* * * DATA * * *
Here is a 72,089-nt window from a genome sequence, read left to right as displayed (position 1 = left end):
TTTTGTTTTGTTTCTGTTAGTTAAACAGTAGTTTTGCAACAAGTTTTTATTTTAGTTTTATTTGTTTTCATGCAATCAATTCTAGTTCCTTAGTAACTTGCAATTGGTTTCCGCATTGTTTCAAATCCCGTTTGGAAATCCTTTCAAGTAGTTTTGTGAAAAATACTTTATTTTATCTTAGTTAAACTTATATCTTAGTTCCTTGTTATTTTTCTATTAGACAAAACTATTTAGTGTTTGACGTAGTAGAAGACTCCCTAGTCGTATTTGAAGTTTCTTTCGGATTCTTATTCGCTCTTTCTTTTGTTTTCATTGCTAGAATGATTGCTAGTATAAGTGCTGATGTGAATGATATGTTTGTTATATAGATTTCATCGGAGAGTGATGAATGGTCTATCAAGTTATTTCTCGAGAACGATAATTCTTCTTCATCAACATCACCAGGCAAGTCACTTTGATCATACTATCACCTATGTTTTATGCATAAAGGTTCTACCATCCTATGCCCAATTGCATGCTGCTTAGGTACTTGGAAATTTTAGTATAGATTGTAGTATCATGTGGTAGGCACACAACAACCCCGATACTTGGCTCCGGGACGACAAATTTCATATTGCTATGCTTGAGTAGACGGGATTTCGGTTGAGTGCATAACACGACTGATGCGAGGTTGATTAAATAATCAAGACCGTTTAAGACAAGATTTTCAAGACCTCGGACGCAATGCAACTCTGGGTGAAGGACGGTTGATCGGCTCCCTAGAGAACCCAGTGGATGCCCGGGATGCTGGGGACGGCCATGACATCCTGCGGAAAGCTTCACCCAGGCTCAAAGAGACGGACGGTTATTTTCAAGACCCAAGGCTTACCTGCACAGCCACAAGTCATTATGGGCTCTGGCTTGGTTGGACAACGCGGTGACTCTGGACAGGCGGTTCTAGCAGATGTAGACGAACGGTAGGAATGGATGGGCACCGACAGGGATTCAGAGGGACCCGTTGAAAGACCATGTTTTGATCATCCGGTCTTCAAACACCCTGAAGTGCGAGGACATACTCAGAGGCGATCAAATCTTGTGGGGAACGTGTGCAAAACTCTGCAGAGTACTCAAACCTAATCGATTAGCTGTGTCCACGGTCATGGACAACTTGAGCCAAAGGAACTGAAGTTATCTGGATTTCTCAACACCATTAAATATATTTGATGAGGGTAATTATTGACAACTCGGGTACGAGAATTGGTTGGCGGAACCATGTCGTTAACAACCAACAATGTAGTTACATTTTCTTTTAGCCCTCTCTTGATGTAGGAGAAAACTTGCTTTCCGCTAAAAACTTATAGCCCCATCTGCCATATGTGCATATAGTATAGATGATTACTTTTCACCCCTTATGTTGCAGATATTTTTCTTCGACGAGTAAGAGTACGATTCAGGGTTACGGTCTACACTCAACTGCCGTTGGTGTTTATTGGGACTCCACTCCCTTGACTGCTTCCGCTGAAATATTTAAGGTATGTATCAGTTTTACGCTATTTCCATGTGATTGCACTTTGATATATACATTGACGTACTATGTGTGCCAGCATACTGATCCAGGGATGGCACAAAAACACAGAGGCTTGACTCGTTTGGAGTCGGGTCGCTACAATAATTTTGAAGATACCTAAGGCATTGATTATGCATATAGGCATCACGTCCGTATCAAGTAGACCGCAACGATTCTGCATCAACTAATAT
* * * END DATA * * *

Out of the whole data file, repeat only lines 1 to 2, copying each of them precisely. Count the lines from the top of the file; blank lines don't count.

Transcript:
Here is a 72,089-nt window from a genome sequence, read left to right as displayed (position 1 = left end):
TTTTGTTTTGTTTCTGTTAGTTAAACAGTAGTTTTGCAACAAGTTTTTATTTTAGTTTTATTTGTTTTCATGCAATCAATTCTAGTTCCTTAGTAACTTGCAATTGGTTTCCGCATTGTTTCAAATCCCGTTTGGAAATCCTTTCAAGTAGTTTTGTGAAAAATACTTTATTTTATCTTAGTTAAACTTATATCTTAGTTCCTTGTTATTTTTCTATTAGACAAAACTATTTAGTGTTTGACGTAGTAGAAGACTCCCTAGTCGTATTTGAAGTTTCTTTCGGATTCTTATTCGCTCTTTCTTTTGTTTTCATTGCTAGAATGATTGCTAGTATAAGTGCTGATGTGAATGATATGTTTGTTATATAGATTTCATCGGAGAGTGATGAATGGTCTATCAAGTTATTTCTCGAGAACGATAATTCTTCTTCATCAACATCACCAGGCAAGTCACTTTGATCATACTATCACCTATGTTTTATGCATAAAGGTTCTACCATCCTATGCCCAATTGCATGCTGCTTAGGTACTTGGAAATTTTAGTATAGATTGTAGTATCATGTGGTAGGCACACAACAACCCCGATACTTGGCTCCGGGACGACAAATTTCATATTGCTATGCTTGAGTAGACGGGATTTCGGTTGAGTGCATAACACGACTGATGCGAGGTTGATTAAATAATCAAGACCGTTTAAGACAAGATTTTCAAGACCTCGGACGCAATGCAACTCTGGGTGAAGGACGGTTGATCGGCTCCCTAGAGAACCCAGTGGATGCCCGGGATGCTGGGGACGGCCATGACATCCTGCGGAAAGCTTCACCCAGGCTCAAAGAGACGGACGGTTATTTTCAAGACCCAAGGCTTACCTGCACAGCCACAAGTCATTATGGGCTCTGGCTTGGTTGGACAACGCGGTGACTCTGGACAGGCGGTTCTAGCAGATGTAGACGAACGGTAGGAATGGATGGGCACCGACAGGGATTCAGAGGGACCCGTTGAAAGACCATGTTTTGATCATCCGGTCTTCAAACACCCTGAAGTGCGAGGACATACTCAGAGGCGATCAAATCTTGTGGGGAACGTGTGCAAAACTCTGCAGAGTACTCAAACCTAATCGATTAGCTGTGTCCACGGTCATGGACAACTTGAGCCAAAGGAACTGAAGTTATCTGGATTTCTCAACACCATTAAATATATTTGATGAGGGTAATTATTGACAACTCGGGTACGAGAATTGGTTGGCGGAACCATGTCGTTAACAACCAACAATGTAGTTACATTTTCTTTTAGCCCTCTCTTGATGTAGGAGAAAACTTGCTTTCCGCTAAAAACTTATAGCCCCATCTGCCATATGTGCATATAGTATAGATGATTACTTTTCACCCCTTATGTTGCAGATATTTTTCTTCGACGAGTAAGAGTACGATTCAGGGTTACGGTCTACACTCAACTGCCGTTGGTGTTTATTGGGACTCCACTCCCTTGACTGCTTCCGCTGAAATATTTAAGGTATGTATCAGTTTTACGCTATTTCCATGTGATTGCACTTTGATATATACATTGACGTACTATGTGTGCCAGCATACTGATCCAGGGATGGCACAAAAACACAGAGGCTTGACTCGTTTGGAGTCGGGTCGCTACAATAATTTTGAAGATACCTAAGGCATTGATTATGCATATAGGCATCACGTCCGTATCAAGTAGACCGCAACGATTCTGCATCAACTAATAT